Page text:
Mediterranean Courtyard Design


Based on ideas of faded classical charm in the gardens of Italy, Greece and Spain, Mediterranean courtyard gardens combine practical paving -- softened by water features -- simple structural lines, understated flowering accents and fruit, ripening in the reflected heat of a hot summer sun. Drought-tolerant plants with silvery-gray leaves and pastel flower colors suit containers in Mediterranean courtyard gardens.


  • Flashes of reflected sunlight and the sound of running water are central elements in Mediterranean courtyard gardens, where the hard, paved ground requires a cooling balance to summer heat. Fountains can range from large, formal structures with a classical statue spouting water into the air to a humble half barrel and water pump. Elegant water lilies will grow wherever the water remains still. Hardy water lily "Comanche" (Nymphaea "Comanche") blooms from May to fall, bearing yellow flowers that turn coppery bronze. Hardy in U.S. Department plant hardiness zones 4 through 10, it grows between 1 and 4 feet deep.


  • Evergreens growing in simple, strong, clear lines form the bones of Mediterranean courtyard garden design. Sweet bay (Laurus nobilis) supplied the leaves for Roman laurel wreaths. This fragrant evergreen tree is suitable for USDA zones 8 through 11 and grows slowly to between 12 and 15 feet tall and wide. It suits container growing and can be clipped into an even, regular shape. "Gray Gleam" juniper (Juniperus scopulorum "Gray Gleam") is columnar conifer with evergreen, silvery-gray foliage. Hardy in USDA zones 4 through 7, it grows slowly to 15 feet tall and 5-to-7 feet wide. Drought-tolerant, it can be grown in containers.


  • Drought-resistant, aromatic Mediterranean shrubs are obvious choices for Mediterranean courtyard gardens; they tolerate containers and provide restrained color accents. "Otto Quast" Spanish lavender (Lavandula stoechas "Otto Quast") grows as dense clumps of gray-green foliage topped with deep purple, fragrant summer flowers. Growing 20-to-28 inches tall and 18-to-36 inches wide, this evergreen is hardy in USDA zones 7 through 9. "Roman Beauty" rosemary (Rosmarinus officinalis "Roman Beauty"), for slightly warmer climates, is hardy in USDA zones 8 through 10 and bears soft blue, late spring flowers.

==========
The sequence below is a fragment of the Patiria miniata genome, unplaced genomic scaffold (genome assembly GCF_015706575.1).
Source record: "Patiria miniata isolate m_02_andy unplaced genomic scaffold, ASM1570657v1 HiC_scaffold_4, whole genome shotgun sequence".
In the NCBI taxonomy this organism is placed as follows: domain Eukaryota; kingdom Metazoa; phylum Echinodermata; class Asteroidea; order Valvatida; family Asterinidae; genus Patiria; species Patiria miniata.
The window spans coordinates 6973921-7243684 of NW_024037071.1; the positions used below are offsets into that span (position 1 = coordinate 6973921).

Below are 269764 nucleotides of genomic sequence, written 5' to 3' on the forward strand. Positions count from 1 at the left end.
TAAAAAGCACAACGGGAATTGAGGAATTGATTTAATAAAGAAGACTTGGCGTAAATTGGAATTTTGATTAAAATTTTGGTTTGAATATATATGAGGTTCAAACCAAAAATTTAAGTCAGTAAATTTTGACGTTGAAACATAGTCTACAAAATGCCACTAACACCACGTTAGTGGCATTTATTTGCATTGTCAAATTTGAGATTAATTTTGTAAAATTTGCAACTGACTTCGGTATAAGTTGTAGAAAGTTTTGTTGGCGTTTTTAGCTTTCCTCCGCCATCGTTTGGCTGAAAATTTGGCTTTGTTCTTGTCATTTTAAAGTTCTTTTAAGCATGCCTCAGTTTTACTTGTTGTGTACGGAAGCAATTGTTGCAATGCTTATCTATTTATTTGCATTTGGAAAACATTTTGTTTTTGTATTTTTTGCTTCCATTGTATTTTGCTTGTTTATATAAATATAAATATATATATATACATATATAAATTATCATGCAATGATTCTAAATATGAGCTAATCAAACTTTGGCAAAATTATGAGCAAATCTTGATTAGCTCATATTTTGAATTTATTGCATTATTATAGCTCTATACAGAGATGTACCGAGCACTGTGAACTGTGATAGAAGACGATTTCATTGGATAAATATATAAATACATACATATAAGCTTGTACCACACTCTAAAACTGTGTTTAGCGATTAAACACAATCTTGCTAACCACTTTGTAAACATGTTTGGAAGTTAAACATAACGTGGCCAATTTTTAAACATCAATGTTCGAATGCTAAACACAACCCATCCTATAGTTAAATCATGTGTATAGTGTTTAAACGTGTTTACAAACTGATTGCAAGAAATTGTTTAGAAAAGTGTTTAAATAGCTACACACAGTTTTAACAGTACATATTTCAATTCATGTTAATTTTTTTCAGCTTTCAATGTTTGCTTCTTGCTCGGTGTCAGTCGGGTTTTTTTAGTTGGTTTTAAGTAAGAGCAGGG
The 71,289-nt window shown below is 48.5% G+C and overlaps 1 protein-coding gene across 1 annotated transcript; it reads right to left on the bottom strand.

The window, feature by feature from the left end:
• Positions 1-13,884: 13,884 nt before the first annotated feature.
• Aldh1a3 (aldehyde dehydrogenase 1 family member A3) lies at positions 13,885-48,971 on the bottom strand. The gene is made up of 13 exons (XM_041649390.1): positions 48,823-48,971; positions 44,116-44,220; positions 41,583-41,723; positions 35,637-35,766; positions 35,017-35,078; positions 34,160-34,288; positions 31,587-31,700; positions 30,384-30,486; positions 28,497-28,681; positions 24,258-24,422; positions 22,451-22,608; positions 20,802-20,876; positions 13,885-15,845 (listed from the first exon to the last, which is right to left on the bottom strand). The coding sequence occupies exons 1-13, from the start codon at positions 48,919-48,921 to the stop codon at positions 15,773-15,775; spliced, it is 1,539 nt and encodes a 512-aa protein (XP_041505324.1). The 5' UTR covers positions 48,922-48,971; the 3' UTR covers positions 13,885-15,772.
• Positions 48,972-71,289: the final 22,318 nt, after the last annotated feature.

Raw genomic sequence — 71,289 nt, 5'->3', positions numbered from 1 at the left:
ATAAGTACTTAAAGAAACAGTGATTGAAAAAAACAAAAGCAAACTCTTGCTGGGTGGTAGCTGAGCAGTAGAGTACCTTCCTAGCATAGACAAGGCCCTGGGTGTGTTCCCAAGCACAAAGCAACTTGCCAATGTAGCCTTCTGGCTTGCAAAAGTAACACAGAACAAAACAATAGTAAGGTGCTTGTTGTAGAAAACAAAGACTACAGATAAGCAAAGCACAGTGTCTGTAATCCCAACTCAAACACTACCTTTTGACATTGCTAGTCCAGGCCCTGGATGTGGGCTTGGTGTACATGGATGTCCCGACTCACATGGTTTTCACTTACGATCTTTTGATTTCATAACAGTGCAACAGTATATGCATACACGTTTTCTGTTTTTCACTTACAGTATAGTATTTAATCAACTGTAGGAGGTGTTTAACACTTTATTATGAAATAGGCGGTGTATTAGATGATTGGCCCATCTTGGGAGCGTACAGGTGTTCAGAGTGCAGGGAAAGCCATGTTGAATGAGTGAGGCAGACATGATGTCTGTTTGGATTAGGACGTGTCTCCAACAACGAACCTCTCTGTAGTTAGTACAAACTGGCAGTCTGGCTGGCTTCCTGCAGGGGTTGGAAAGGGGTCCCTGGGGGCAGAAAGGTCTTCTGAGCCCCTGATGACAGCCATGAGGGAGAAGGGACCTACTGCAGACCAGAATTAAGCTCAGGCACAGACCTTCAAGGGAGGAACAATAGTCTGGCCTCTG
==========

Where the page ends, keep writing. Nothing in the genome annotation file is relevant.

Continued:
• Practical as well as beautiful, Mediterranean courtyards often include fruits, such as figs or citrus. Figs (Ficus carica) are hardy in USDA zones 5 through 11 and suit containers, where root restriction encourages their fruiting. "Black Jack" fig (Ficus carica "Black Jack") bears sweet, long, purple summer fruit and is suitable for USDA zones 7 through 9. A low-maintenance citrus for container growing is "Meyer Improved" lemon (Citrus limon "Meyer Improved"). This evergreen shrub, bearing fragrant white flowers and juicy, thin-skinned lemons all year-round, is suitable for USDA zones 9 through 10. Citrus fruit trees are available for USDA zones 4 through 11.


  • Photo Credit Hemera Technologies/ Images
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